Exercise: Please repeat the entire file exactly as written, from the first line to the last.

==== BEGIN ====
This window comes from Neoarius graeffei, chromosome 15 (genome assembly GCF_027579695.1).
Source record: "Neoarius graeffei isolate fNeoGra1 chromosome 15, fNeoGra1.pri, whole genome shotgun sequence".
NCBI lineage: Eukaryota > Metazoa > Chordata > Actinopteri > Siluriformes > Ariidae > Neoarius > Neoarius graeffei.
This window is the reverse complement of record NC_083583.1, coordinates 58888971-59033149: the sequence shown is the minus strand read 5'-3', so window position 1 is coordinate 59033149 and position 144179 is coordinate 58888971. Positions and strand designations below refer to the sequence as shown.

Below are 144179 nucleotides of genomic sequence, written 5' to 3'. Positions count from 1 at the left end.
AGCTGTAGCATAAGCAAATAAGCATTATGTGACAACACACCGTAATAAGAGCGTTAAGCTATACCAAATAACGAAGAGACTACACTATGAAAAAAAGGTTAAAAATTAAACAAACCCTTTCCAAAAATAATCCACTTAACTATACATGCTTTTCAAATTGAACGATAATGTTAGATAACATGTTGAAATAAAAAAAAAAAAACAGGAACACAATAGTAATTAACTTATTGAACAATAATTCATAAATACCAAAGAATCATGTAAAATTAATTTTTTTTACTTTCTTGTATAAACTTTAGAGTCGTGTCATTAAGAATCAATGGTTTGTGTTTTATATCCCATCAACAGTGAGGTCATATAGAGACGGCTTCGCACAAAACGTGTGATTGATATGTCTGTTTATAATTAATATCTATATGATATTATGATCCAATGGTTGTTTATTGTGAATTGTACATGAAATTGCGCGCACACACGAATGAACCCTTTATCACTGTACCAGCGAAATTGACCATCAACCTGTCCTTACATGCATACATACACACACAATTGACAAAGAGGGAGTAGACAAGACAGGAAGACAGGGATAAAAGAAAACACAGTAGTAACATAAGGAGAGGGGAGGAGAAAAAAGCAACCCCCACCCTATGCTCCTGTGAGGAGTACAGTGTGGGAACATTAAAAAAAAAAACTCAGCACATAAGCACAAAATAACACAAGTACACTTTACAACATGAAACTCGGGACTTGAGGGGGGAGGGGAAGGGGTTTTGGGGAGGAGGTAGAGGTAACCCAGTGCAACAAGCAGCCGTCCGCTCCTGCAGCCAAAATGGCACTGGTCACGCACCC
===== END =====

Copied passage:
This window comes from Neoarius graeffei, chromosome 15 (genome assembly GCF_027579695.1).
Source record: "Neoarius graeffei isolate fNeoGra1 chromosome 15, fNeoGra1.pri, whole genome shotgun sequence".
NCBI lineage: Eukaryota > Metazoa > Chordata > Actinopteri > Siluriformes > Ariidae > Neoarius > Neoarius graeffei.
This window is the reverse complement of record NC_083583.1, coordinates 58888971-59033149: the sequence shown is the minus strand read 5'-3', so window position 1 is coordinate 59033149 and position 144179 is coordinate 58888971. Positions and strand designations below refer to the sequence as shown.

Below are 144179 nucleotides of genomic sequence, written 5' to 3'. Positions count from 1 at the left end.
AGCTGTAGCATAAGCAAATAAGCATTATGTGACAACACACCGTAATAAGAGCGTTAAGCTATACCAAATAACGAAGAGACTACACTATGAAAAAAAGGTTAAAAATTAAACAAACCCTTTCCAAAAATAATCCACTTAACTATACATGCTTTTCAAATTGAACGATAATGTTAGATAACATGTTGAAATAAAAAAAAAAAAACAGGAACACAATAGTAATTAACTTATTGAACAATAATTCATAAATACCAAAGAATCATGTAAAATTAATTTTTTTTACTTTCTTGTATAAACTTTAGAGTCGTGTCATTAAGAATCAATGGTTTGTGTTTTATATCCCATCAACAGTGAGGTCATATAGAGACGGCTTCGCACAAAACGTGTGATTGATATGTCTGTTTATAATTAATATCTATATGATATTATGATCCAATGGTTGTTTATTGTGAATTGTACATGAAATTGCGCGCACACACGAATGAACCCTTTATCACTGTACCAGCGAAATTGACCATCAACCTGTCCTTACATGCATACATACACACACAATTGACAAAGAGGGAGTAGACAAGACAGGAAGACAGGGATAAAAGAAAACACAGTAGTAACATAAGGAGAGGGGAGGAGAAAAAAGCAACCCCCACCCTATGCTCCTGTGAGGAGTACAGTGTGGGAACATTAAAAAAAAAAACTCAGCACATAAGCACAAAATAACACAAGTACACTTTACAACATGAAACTCGGGACTTGAGGGGGGAGGGGAAGGGGTTTTGGGGAGGAGGTAGAGGTAACCCAGTGCAACAAGCAGCCGTCCGCTCCTGCAGCCAAAATGGCACTGGTCACGCACCC